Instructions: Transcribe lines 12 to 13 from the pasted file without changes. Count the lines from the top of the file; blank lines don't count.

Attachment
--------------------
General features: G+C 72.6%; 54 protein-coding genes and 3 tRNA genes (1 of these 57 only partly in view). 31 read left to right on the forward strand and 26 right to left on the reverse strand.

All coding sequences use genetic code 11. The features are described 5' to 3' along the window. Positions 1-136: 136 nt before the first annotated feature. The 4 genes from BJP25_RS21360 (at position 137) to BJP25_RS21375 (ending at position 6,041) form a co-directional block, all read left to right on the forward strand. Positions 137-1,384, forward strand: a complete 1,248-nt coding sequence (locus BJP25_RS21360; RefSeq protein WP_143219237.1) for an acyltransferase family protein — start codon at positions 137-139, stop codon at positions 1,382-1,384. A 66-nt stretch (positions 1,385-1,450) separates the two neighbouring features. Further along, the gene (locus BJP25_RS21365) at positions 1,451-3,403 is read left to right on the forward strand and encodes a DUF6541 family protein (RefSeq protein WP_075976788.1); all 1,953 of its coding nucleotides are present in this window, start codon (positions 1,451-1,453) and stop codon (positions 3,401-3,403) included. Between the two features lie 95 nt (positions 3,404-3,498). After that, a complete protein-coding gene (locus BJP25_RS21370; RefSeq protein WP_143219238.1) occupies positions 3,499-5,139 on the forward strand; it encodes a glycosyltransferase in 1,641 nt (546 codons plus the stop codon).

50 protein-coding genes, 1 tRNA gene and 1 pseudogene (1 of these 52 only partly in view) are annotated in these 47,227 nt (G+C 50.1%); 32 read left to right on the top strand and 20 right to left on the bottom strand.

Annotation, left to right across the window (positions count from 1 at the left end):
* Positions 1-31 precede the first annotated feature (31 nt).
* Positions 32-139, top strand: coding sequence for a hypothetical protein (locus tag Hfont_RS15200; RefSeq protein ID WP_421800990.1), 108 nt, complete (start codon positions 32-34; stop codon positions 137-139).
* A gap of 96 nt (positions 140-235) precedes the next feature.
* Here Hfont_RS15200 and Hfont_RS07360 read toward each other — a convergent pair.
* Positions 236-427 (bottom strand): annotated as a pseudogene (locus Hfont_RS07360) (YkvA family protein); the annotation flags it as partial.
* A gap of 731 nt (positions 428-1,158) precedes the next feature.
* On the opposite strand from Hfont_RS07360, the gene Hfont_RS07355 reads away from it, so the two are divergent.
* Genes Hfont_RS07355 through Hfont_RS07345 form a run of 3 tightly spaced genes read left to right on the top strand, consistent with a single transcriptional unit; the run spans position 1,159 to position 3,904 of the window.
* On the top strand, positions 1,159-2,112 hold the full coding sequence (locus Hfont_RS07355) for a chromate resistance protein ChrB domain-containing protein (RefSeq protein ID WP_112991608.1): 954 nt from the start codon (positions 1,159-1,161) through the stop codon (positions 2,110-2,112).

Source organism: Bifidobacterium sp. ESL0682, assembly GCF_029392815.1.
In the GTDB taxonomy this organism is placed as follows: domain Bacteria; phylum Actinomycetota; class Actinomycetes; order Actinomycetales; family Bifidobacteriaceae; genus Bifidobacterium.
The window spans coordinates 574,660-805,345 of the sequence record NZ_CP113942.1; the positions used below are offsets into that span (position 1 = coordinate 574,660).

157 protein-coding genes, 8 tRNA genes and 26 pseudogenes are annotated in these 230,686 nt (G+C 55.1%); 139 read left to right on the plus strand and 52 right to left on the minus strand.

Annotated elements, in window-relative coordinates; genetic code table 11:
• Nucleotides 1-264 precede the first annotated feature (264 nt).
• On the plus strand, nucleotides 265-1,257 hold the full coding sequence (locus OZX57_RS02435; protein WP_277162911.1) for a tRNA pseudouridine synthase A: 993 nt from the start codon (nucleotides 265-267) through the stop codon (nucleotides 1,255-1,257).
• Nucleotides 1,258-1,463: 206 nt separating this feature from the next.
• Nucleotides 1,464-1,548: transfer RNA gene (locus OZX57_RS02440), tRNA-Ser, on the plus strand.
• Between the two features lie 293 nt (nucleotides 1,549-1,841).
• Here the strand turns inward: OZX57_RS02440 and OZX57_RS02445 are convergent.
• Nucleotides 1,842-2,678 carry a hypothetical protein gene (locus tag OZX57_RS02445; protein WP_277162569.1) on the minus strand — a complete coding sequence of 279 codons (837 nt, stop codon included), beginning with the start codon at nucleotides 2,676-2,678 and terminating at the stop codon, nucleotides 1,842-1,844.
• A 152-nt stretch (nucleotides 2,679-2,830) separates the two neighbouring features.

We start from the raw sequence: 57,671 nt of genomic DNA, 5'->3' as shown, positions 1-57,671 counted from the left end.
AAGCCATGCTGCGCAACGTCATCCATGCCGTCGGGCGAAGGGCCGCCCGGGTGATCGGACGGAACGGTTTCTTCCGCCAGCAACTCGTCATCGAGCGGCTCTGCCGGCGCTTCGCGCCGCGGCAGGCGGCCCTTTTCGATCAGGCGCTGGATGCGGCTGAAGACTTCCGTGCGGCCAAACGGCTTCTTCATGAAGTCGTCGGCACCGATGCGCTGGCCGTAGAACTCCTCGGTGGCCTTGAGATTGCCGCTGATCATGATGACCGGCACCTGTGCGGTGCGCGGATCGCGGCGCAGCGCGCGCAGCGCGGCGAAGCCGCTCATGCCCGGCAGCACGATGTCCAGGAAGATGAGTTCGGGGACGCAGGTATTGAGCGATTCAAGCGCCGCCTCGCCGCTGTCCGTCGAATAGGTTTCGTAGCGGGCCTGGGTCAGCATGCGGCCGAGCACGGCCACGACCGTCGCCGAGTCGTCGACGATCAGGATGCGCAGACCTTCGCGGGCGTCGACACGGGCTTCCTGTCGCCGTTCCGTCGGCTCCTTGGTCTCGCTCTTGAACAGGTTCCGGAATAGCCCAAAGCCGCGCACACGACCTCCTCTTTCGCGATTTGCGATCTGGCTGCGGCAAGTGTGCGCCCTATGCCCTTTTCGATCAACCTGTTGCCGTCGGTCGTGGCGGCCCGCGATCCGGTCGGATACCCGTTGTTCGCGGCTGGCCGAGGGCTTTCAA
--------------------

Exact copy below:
* Genes Hfont_RS07355 through Hfont_RS07345 form a run of 3 tightly spaced genes read left to right on the top strand, consistent with a single transcriptional unit; the run spans position 1,159 to position 3,904 of the window.
* On the top strand, positions 1,159-2,112 hold the full coding sequence (locus Hfont_RS07355) for a chromate resistance protein ChrB domain-containing protein (RefSeq protein ID WP_112991608.1): 954 nt from the start codon (positions 1,159-1,161) through the stop codon (positions 2,110-2,112).